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How GIS and the Cloud Work in Convergence?By CIOAdvisor Apac | Wednesday, December 04, 2019
One underlying value proposition of employing cloud technology is to benefit from economy of scale—virtualization facilitates service providers to offer GIS traits to a number of users, with many leveraging the same hardware and obtaining private occurrences of the cloud environment.
FREMONT, CA: Cloud computing is considered to be a significant trend with regard to access to computing resources like software, processing, and storage. While the stepping in of Geographic Information Science (GIS) as an adopter of the cloud was quite late, but the convergence of the two—GIS technology and cloud computing has had a profound impact on the capability of GIS professionals to leverage spatial applications and information.
GIS Cloud Computing Deployment Models
GIS cloud computing, like other cloud computing methods, is characteristically divided into three different deployment models.
• GIS Public Cloud: This cloud service model encloses GIS features like map creation that are freely available to anyone. Here, every user’s information is kept separate through virtualized instances, but are stored on the same physical equipment as other users’ data.
• GIS Private Cloud: The private cloud model presents GIS features only to authorized users, typically with hardware dedicated to a single organization.
• GIS Hybrid Cloud: This model of cloud is a mixture of public and private cloud services, where the two are used in conjunction.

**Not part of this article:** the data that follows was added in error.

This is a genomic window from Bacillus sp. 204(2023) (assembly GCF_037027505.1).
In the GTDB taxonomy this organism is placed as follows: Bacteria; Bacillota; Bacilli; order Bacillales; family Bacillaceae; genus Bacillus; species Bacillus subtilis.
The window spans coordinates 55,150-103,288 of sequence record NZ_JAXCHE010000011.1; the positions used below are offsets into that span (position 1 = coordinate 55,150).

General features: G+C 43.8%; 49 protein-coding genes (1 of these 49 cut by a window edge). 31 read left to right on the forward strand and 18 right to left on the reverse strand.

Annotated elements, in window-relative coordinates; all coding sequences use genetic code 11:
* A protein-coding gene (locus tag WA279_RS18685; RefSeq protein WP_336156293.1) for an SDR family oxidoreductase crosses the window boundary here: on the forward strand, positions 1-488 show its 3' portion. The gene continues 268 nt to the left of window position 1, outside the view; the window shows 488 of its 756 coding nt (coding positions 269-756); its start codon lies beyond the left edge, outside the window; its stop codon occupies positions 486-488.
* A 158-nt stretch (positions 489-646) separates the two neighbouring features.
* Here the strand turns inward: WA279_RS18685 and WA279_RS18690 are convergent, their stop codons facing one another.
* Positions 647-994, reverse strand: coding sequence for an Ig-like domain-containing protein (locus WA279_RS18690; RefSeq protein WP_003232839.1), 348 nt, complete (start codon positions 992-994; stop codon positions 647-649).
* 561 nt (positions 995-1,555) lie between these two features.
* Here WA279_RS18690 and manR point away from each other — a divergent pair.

How GIS is Used As A Service
While the first use of GIS cloud computing often focuses on storage like storing spatial data, which can be accessed remotely and analyzed using desktop GIS software, GIS as a service has become increasingly prevalent.
Below are some common instances of how GIS is used as a service:
• Open data platforms with inherent geospatial data analytics tools
• Cloud-based mapping tools
• Facilitation of geospatial data sharing
• Spatial data incorporation with cloud-based artificial intelligence
The union of GIS and cloud technology promises to be interesting. In addition to advancing cost-effective infrastructure for managing complex GIS applications, it also expands the potential influence of mobile GIS, since the majority of computer resources can be accessed remotely and stored on a server.
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